I’ve always thought it’s weird that the laundromat, a place you go to clean things, is so filthy and depressing. It would not be a stretch of the imagination to see a water-logged rat in or under one of those rusted out machines. And what would you do? You’d move down to the next machine. No one ever goes there because he has a choice. Every person in there is annoyed. Why shouldn’t he be? He had to lug his filthy clothes all the way from home in a heavy bag swung over his shoulder like a dead animal. He is reminded of his own poverty, of his own struggles, of time passing by. The City Laundromat: house of misery.
A few months ago I decided to try the place that's around the corner from my house. It's small, located in a mini-mall between a taco place and a liquor store. There was a guy standing outside with one of those metal basket carts. When I pulled into a parking spot, he scuttled the cart over to help me with my bags. Buenos Dias! He told me his name was Cesar. He asked how I was doing. He asked if I needed change. Inside the place was sparkling, the floors were swept and mopped; the machines wiped down and shining. Spanish soft rock played on the radio over the calming sounds of running water and zippers in the dryer. It smelled good. I kept thinking, nothing wrong happens in here. There are no existential crises, no hopeless or sad evaluations of failure. Everything was simple, tidy.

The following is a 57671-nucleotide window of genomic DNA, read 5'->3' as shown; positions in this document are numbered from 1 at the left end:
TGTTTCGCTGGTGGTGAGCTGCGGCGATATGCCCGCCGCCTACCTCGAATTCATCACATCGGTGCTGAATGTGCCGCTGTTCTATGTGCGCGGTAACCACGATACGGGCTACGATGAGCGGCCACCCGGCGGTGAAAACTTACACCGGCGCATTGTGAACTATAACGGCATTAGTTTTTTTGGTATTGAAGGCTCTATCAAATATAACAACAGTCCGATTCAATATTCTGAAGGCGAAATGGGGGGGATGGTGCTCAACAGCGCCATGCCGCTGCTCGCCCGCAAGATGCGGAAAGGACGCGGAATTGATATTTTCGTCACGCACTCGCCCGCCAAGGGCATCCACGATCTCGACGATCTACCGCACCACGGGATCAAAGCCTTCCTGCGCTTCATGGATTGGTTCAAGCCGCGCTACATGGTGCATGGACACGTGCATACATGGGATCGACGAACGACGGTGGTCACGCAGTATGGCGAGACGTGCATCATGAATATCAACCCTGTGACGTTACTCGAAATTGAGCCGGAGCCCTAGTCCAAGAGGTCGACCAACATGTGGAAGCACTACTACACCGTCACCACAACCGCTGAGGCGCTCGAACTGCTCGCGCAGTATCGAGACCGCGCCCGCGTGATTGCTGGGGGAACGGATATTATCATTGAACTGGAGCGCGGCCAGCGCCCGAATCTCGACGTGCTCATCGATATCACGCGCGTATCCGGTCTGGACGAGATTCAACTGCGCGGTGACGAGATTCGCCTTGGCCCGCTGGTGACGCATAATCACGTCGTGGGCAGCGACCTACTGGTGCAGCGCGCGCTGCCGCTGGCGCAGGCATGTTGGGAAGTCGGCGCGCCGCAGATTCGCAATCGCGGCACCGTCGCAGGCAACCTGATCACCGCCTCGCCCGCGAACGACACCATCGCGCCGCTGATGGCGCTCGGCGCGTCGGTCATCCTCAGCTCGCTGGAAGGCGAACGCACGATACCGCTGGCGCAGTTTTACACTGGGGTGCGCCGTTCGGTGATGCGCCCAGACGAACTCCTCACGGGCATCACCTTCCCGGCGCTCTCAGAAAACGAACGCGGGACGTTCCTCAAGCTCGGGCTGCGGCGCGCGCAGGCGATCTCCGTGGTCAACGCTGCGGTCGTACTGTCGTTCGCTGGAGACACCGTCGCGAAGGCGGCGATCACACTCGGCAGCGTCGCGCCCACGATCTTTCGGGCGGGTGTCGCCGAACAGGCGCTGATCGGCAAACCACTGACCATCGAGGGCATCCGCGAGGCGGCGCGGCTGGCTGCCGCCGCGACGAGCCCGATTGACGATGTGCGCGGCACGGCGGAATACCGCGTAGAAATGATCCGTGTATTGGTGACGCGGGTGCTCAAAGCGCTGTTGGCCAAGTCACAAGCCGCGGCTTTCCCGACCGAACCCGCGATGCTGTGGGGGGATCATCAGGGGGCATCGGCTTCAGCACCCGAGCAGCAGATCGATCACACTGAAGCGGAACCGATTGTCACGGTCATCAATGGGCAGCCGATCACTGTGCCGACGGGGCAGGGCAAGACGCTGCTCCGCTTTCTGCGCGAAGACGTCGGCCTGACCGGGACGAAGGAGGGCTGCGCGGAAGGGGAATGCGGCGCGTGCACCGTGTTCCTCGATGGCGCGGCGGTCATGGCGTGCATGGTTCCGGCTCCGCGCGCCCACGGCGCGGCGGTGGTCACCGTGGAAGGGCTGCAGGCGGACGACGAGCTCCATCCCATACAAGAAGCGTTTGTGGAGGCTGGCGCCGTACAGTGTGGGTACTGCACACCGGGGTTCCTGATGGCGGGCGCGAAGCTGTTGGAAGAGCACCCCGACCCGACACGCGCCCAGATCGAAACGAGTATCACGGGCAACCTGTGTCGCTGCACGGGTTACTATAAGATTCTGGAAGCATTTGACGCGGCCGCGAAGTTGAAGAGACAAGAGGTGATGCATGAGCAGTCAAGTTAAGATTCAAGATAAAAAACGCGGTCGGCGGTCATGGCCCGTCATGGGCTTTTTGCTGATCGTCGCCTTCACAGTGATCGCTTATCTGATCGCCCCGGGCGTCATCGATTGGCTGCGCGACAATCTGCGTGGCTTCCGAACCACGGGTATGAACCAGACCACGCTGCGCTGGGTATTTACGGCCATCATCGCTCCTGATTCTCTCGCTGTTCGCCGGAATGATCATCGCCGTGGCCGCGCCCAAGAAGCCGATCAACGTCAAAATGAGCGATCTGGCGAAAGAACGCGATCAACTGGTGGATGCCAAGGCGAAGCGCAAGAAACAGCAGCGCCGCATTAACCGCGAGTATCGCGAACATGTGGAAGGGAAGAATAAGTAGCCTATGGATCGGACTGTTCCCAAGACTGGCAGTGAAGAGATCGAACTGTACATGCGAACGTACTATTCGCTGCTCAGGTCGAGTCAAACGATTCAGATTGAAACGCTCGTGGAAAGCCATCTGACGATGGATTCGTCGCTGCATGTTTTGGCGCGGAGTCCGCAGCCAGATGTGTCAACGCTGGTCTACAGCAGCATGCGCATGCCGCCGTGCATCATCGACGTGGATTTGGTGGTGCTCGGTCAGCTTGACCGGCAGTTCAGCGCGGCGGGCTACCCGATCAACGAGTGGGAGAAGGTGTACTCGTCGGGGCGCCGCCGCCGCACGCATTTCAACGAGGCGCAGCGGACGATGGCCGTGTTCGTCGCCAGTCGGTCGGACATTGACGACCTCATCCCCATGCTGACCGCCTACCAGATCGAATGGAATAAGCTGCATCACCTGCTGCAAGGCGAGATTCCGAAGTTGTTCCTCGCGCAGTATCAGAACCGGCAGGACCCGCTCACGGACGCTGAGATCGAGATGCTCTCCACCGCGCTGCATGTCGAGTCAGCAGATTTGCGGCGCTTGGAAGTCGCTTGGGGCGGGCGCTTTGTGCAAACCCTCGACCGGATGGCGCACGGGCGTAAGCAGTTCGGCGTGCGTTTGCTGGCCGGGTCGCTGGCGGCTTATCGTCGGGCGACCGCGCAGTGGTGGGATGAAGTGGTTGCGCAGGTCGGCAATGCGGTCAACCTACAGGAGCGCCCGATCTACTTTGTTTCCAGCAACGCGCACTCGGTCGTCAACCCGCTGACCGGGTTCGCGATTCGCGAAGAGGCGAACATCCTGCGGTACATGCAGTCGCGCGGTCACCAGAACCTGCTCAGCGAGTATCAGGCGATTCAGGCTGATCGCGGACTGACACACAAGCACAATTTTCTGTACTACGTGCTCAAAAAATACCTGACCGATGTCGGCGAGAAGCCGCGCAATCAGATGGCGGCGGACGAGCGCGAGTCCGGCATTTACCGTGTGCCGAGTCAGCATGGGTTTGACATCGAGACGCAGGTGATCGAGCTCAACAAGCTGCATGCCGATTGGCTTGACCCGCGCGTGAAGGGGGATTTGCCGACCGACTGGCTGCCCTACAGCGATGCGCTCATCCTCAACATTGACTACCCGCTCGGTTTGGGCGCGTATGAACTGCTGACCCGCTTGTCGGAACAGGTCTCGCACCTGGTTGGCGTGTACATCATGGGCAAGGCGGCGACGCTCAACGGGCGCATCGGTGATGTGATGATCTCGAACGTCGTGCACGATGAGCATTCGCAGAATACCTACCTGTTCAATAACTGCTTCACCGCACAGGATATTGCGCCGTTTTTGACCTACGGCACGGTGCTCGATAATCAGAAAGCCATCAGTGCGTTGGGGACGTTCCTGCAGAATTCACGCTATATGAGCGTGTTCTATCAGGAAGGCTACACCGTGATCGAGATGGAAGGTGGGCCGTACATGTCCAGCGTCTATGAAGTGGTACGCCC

Cesar's Laundry: my new church.